Using Scholarship To Build Bridges Between Jews And Muslims

Using Scholarship To Build Bridges Between Jews And Muslims
With a flare-up of violence once again between Israelis and Palestinians, my thoughts turned to those figures who could bridge the gaps and heal the wounds.

There are few figures in history who can match the stature of the celebrated Rabbi Moses Maimonides. For Jews, the inscription on his tombstone in Tiberias, Israel, described well his stature: “From Moses to Moses, there has never been another Moses.” For the Muslims, he was Ubayd Allah—a faithful servant of God, a title reserved for those seen as closest to God.

For a scholar like myself, searching for a key to unlock the door to peace between Jews and Muslims, Maimonides may well provide the answer. It appears that Jews and Muslims cannot agree on anything: what is dark to one is light to the other, peace to this side is conflict to the other and a sense of grievance and anger blights their view of each other. The result is the cloud of misery and despair which hangs low over their relationship.

I believe that an introduction of Maimonides into the conflict between Jews and Muslims would not only establish how close Judaism and Islam are to each other, but why the relationship between them needs to be based on compassion and justice if the words of the great Rabbi are to be heeded. I cannot imagine any other historical figure playing this role at this time in history. As someone committed to promoting dialogue and friendship between the two communities for decades, it is with sincere hope of finding peace between the two that I turn to Maimonides.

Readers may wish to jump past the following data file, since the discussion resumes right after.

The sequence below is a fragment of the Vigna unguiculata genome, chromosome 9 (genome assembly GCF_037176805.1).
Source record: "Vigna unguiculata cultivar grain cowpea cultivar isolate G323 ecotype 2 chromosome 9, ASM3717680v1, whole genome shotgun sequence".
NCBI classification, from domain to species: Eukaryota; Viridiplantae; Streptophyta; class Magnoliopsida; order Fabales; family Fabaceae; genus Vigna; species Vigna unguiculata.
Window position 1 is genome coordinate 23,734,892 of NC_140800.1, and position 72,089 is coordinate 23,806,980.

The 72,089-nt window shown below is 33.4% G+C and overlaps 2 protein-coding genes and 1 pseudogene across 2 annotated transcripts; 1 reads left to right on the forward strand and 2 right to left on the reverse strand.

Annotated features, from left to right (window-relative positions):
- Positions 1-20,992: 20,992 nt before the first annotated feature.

Maimonides, or Rambam, a Hebrew acronym for Rabbi Moses Ben Maimon, was born in Cordoba and was a contemporary of Ibn Rushd (Averroes), a fellow Cordoban. After largely living in peace and prosperity for four centuries in what is commonly referred to as the Golden Age for the Jewish community, the Almohads, a fresh dynasty from North Africa, took power in Andalusia and launched an offensive against the Jewish community, forcing them to choose between conversion, migration or death. Synagogues and Jewish centers were destroyed and Jews found themselves forced to wear special clothing. The father of Maimonides, then a teenager, Rabbi Maimon ben Joseph, a respected elder and judge in the Jewish community, found everything was now disrupted. The family found itself on the run, first taking shelter at Fez and later relocating to Palestine and eventually arriving in Cairo. Maimonides wrote his celebrated note of consolation, Epistle on Martyrdom, suggesting that those who converted to Islam forcibly should maintain their faith, even if privately.

Maimonides emphasised the role and thought of Abraham, who lived among polytheists but moved strongly towards monotheism and rejected idolatry. Abraham emphasised monotheism and the belief that God created the universe and embraced all creation. Maimonides championed the concept of “negative theology,” that is understanding God through what he is not, as the best way to attempt to understand the true nature of the divine. God is transcendental, all-knowing and all-powerful, while man is made in God’s image and lives to realise that ideal. Maimonides also emphasised the distinction between the soul and the intellect, which are pure. He pointed to the body which is ‘base,’ dealing with physical and material matters. Maimonides’ life in Cairo allowed him to enjoy a relatively secure and stable environment after his dangerous and turbulent journey from Spain and through North Africa.